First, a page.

Earlier studies have provided evidence of a relationship between marital conflict and child adjustment (see reviews in Cummings & Davies, 1994; Emery, 1982; Grych &  Fincham, 1990; Reid & Crisafulli, 1990). Exposure to high levels of marital conflict have been associated with the development of a wide variety of problems in children and adolescents, including externalizing problems, internalizing problems, social maladjustment, and deficits in cognitive competency (e.g., Davies, Hops, Alpert, & Sheeber, 1998; Goodman, Barfoot, Frye, & Belli, 1999; Grych, 1998; Stocker & Youngblade, 1999). For earlier studies, see reviews in Cummings & Davies (1994), Emery (1982), and Grych and Fincham (1990). Additionally, the relationship between marital conflict and child adjustment has been documented in both clinical and nonclinical samples (Grych & Fincham, 1990; Reid & Crisafulli, 1990), among boys as well as girls (Emery & O'Leary, 1984; Purcell & Kaslow, 1994), and across a wide range of ages including preschoolers (Dadds & Powell, 1991; Jouriles, Pfiffner, & O'Leary, 1988), school-aged children (Cummings, Davies, & Simpson, 1994; Davies & Cummings, 1998; Kerig, 1998; Smith & Jenkins, 1991), and adolescents (Brody & Forehand, 1990; Fauber, Forehand, Thomas, & Wierson, 1990; Grych, Fincham, Jouriles, & McDonald, 2000; Johnson, Gonzales, & Campbell, 1987; Long, Forehand, Fauber, & Brody, 1987; Peterson & Zill, 1986; Wierson, Forehand, Fauber, & McCombs, 1989).
With the association between marital conflict and child adjustment problems well- documented, the research question has changed to one that asks what specific aspects of marital conflict are related to what particular aspects of child adjustment (Fincham, 1994). In this regard, two theoretical frameworks are especially pertinent for the present investigation.Grych and Fincham's (1990) "Cognitive Contextual Framework" proposes that maritalconflict that is intense, poorly resolved, and child-related represents a destructive form ofconflict that is particularly upsetting to children. Their framework also proposes that thedegree of threat perceived by the child as a result of interparental conflict will have a significant influence on the child's development. They argue that marital conflict that is more threatening to children will invoke greater fear in children and will, therefore, have a greater impact on them.
Davies and Cummings' (1994) "Emotional Security Hypothesis" proposes that some forms of marital conflict are especially likely to undermine children's sense of emotional security and psychological well-being. They propose that marital conflicts that are intense, that involve direct threat to children, and are child-related are particularly stressful for children. When these types of conflict occur, they are likely to decrease children's emotional security. Both of these hypotheses agree that marital conflict that is intense, openly hostile, and that involves child-related issues is especially harmful for children. Many studies have supported the hypotheses and found that child problems are most likely to occur when marital conflict is openly hostile (e.g., Buehler et al., 1998; Hetherington, Cox, & Cox, 1982; Katz & Gottman, 1993; Rutter et al., 1974) and child related (e.g., Dadds & Powell, 1991;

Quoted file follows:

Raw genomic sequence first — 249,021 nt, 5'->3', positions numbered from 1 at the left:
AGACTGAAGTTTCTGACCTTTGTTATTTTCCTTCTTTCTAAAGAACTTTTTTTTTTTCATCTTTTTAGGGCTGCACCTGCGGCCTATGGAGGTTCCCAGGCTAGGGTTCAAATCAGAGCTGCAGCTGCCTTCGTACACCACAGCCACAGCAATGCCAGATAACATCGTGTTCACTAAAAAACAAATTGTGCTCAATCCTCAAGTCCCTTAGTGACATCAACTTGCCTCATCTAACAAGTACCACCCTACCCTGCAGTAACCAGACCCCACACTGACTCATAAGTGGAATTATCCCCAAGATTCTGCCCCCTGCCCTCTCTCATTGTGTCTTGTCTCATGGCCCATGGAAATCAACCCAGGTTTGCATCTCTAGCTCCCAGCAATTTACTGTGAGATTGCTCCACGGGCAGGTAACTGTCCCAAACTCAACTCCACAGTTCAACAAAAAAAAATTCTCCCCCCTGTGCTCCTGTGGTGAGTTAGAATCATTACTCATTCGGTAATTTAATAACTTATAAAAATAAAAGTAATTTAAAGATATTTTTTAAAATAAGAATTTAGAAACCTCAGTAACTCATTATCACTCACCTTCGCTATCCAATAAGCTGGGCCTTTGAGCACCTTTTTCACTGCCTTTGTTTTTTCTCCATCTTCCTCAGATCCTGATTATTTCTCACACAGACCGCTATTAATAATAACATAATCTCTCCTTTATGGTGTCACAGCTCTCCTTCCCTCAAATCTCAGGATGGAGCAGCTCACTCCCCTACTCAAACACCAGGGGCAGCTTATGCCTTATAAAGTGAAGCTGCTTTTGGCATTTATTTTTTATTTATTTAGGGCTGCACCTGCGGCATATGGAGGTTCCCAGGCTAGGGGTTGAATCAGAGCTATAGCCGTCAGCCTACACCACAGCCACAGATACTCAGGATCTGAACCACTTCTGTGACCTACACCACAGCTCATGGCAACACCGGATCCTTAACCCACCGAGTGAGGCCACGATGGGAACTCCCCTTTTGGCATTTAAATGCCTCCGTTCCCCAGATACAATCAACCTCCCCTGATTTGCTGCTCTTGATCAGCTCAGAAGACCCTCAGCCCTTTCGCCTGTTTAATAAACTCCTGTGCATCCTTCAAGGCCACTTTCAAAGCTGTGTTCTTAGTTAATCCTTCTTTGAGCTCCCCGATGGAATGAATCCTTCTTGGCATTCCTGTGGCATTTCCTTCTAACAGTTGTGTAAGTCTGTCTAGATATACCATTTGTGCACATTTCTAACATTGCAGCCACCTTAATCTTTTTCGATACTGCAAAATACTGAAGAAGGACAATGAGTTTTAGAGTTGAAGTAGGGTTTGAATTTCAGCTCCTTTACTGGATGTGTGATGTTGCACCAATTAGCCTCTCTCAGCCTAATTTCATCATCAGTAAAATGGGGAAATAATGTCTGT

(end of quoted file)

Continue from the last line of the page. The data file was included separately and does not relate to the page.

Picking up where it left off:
Grych & Fincham, 1993; Nixon & Cummings, 1999; Snyder, Klein, Gdowski, Faulstich, & LaCombe, 1988). Moreover, some studies have shown that the impact of marital conflict on children is greater than the influence of general marital distress which concerns spousal reports of their unhappiness, dissatisfaction, or lack of commitment in their marriage (Grych & Fincham, 1990). The present study examines whether overt marital conflict and conflict over child-rearing, the two specific aspects of marital conflict proposed to be most damaging by the cognitive contextual framework and the emotional security hypothesis, have negativeinfluences on various adolescent adjustment problems. The research also evaluates whetherthe impact of overt and child-related marital conflict is more damaging to child adjustmentthan general marital distress.